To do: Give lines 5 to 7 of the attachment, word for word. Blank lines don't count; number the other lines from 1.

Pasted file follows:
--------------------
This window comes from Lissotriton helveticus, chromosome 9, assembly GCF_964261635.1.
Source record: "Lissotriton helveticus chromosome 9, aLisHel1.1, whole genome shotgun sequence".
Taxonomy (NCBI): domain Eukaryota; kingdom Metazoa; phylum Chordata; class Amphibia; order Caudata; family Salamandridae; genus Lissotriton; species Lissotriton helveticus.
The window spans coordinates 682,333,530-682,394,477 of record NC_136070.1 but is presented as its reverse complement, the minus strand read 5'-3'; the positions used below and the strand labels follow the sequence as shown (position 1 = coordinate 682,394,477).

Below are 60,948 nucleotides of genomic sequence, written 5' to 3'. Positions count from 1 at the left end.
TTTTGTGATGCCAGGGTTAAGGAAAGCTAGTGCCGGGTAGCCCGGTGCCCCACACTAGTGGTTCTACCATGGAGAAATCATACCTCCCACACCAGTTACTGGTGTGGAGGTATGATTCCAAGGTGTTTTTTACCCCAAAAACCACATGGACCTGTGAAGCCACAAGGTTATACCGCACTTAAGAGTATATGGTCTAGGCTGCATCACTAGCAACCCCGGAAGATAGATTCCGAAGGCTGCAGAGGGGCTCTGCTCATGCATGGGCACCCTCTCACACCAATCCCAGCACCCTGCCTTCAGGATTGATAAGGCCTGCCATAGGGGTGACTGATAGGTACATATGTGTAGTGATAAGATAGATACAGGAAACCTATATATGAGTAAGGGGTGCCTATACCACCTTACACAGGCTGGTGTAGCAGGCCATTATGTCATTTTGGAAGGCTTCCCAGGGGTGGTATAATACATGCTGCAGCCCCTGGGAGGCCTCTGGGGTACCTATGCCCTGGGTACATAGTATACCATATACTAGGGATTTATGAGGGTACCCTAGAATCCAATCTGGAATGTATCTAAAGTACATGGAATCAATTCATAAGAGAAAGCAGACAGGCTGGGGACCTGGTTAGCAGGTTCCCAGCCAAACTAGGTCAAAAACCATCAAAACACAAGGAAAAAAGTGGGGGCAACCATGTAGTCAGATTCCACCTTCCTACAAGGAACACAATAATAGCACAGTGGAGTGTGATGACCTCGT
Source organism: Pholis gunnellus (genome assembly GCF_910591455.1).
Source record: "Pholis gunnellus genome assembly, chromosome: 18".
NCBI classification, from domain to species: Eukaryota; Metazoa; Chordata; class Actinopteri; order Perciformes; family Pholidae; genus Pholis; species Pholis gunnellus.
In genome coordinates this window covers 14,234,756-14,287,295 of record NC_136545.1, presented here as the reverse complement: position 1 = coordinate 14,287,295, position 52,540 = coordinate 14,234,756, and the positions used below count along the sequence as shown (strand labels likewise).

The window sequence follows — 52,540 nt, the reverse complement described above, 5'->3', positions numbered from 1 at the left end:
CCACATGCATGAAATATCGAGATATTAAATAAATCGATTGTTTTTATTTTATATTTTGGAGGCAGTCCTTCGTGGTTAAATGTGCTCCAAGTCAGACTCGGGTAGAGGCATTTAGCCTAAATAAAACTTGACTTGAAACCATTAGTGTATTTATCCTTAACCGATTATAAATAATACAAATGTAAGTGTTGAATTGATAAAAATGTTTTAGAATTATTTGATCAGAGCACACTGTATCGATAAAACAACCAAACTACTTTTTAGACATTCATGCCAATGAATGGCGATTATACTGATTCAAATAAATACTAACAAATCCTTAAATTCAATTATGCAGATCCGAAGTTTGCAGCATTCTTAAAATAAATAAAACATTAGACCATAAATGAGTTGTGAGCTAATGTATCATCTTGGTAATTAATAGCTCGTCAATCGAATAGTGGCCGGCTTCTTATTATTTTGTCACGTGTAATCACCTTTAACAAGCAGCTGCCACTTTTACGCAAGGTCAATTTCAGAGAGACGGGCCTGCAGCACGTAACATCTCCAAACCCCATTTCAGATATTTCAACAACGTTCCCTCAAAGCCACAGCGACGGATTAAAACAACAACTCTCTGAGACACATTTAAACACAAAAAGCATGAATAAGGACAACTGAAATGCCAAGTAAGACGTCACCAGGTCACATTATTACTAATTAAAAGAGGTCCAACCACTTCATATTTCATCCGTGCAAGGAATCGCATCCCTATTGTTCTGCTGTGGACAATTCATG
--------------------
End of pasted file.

Below are 60,948 nucleotides of genomic sequence, written 5' to 3'. Positions count from 1 at the left end.
TTTTGTGATGCCAGGGTTAAGGAAAGCTAGTGCCGGGTAGCCCGGTGCCCCACACTAGTGGTTCTACCATGGAGAAATCATACCTCCCACACCAGTTACTGGTGTGGAGGTATGATTCCAAGGTGTTTTTTACCCCAAAAACCACATGGACCTGTGAAGCCACAAGGTTATACCGCACTTAAGAGTATATGGTCTAGGCTGCATCACTAGCAACCCCGGAAGATAGATTCCGAAGGCTGCAGAGGGGCTCTGCTCATGCATGGGCACCCTCTCACACCAATCCCAGCACCCTGCCTTCAGGATTGATAAGGCCTGCCATAGGGGTGACTGATAGGTACATATGTGTAGTGATAAGATAGATACAGGAAACCTATATATGAGTAAGGGGTGCCTATACCACCTTACACAGGCTGGTGTAGCAGGCCATTATGTCATTTTGGAAGGCTTCCCAGGGGTGGTATAATACATGCTGCAGCCCCTGGGAGGCCTCTGGGGTACCTATGCCCTGGGTACATAGTATACCATATACTAGGGATTTATGAGGGTACCCTAGAATCCAATCTGGAATGTATCTAAAGTACATGGAATCAATTCATAAGAGAAAGCAGACAGGCTGGGGACCTGGTTAGCAGGTTCCCAGCCAAACTAGGTCAAAAACCATCAAAACACAAGGAAAAAAGTGGGGGCAACCATGTAGTCAGATTCCACCTTCCTACAAGGAACACAATAATAGCACAGTGGAGTGTGATGACCTCGT
Source organism: Pholis gunnellus (genome assembly GCF_910591455.1).